In Praise of Pain

Somewhere along the line, it was decided that the absolute worst part of living with diabetes was the finger prick. Not so much the process of checking one’s blood sugar: the washing of the hands, the alcohol swabs, the selection of a minimally calloused fingertip, the insertion and coding of the test strip, etc. Not even the test result. No, the worst part of diabetes was determined to be that very moment when the sharp metal tip of a lancet pierces your precious, delicate finger skin.

Exhibit A: This commercial.

No wonder people are terrified of this awful disease. Not only do people with diabetes have to worry about exorbitant health costs, possible complications, crazy carbohydrate and medication ratios — they have to stab their fingertips with ice picks, kitchen knives or shards of broken beer bottles! The horror.

Of course, everyone’s diabetes experience varies. But in my little reality, the blood sugar prick (not stab), is mildly uncomfortable at worst. I’m at least 37 times more anxious about what the results of my test will be than the process of procuring a teeny drop of blood.

Which brings me to Exhibit B: This little guy.

Available at Sephora and specialty lancing device boutiques everywhere.

It’s the One Touch Delica, a wee spring-loaded miracle that promises to turn each blood sugar test into a virtual fingertip massage. The Delica comes with a special lancet that’s no wider than a unicorn’s eyelash, and the spring system inside is designed to minimize vibration or some such nonsense. What the Delica is best at, though, is forcing me to prick my finger at least three times in order to harvest enough blood for a single test.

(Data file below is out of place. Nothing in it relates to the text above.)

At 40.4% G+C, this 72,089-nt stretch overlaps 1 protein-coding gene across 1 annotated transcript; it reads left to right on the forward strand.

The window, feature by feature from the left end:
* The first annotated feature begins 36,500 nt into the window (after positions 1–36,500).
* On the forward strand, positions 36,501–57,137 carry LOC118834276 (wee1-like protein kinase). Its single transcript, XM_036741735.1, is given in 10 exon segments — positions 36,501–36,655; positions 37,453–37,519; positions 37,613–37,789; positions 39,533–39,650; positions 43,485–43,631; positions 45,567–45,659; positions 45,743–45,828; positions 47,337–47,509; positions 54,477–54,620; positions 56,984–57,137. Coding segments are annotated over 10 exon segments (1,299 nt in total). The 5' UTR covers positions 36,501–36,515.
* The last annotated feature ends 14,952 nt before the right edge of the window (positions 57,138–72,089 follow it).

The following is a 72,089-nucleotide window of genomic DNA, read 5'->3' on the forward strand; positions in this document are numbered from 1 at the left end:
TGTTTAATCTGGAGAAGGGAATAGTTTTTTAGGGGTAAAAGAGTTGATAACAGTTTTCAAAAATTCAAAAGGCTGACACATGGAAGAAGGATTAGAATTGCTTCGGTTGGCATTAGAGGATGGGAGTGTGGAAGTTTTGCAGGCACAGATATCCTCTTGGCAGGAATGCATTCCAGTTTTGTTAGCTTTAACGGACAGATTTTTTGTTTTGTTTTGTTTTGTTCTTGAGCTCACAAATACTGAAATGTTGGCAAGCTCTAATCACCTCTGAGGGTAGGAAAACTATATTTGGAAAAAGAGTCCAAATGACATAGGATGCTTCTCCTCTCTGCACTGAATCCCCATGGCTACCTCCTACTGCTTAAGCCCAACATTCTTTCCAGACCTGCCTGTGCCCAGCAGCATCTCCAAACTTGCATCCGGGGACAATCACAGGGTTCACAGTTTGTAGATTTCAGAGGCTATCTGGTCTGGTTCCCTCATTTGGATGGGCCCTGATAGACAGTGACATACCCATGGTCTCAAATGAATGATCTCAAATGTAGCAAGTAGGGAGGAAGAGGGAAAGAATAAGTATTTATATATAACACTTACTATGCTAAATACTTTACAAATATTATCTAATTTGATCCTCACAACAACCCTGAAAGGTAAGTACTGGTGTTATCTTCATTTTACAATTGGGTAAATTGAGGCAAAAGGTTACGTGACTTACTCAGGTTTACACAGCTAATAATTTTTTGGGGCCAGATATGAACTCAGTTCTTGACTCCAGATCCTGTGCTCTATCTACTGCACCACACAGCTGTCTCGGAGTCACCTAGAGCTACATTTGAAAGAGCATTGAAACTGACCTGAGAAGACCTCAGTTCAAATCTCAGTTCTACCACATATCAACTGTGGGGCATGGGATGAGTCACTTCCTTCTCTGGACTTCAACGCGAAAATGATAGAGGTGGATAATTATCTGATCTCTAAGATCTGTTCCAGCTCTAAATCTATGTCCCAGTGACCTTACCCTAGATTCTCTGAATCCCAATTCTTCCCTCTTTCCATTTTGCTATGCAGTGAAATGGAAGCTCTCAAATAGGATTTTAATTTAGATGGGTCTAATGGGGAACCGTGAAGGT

No one enjoys a fingerstick, but I’ll take the extra finger pain and the luxury of a usable blood sample over the agony of an Error 5 message on my meter. Or worse, the practice of milking my calloused pinky finger like a dried-up goat teat, all in the hopes of getting just a little more blood to test before the stoplight light turns green or the TV turns dark and I can’t see the test strip anymore.

I’ll be the first to admit that my issues with the Delica are largely a result of user error. Or user laziness, as the case may be. Delica lancets, in addition to being more expensive than the standard variety, turn blünt in an instant. I know that in some alternate universe, there’s a colony of diabetics who change the lancet after every single test. I wish I lived there, but I’ve already got a place in this universe, where we change the lancet every few weeks — or worse.

So, although I’ve got two Delica devices and a relatively fresh box of accompanying lancets, I think I’m going to go back to the old school contraption I’ve counted on for years.

Call me masochistic, but I appreciate a productive stab.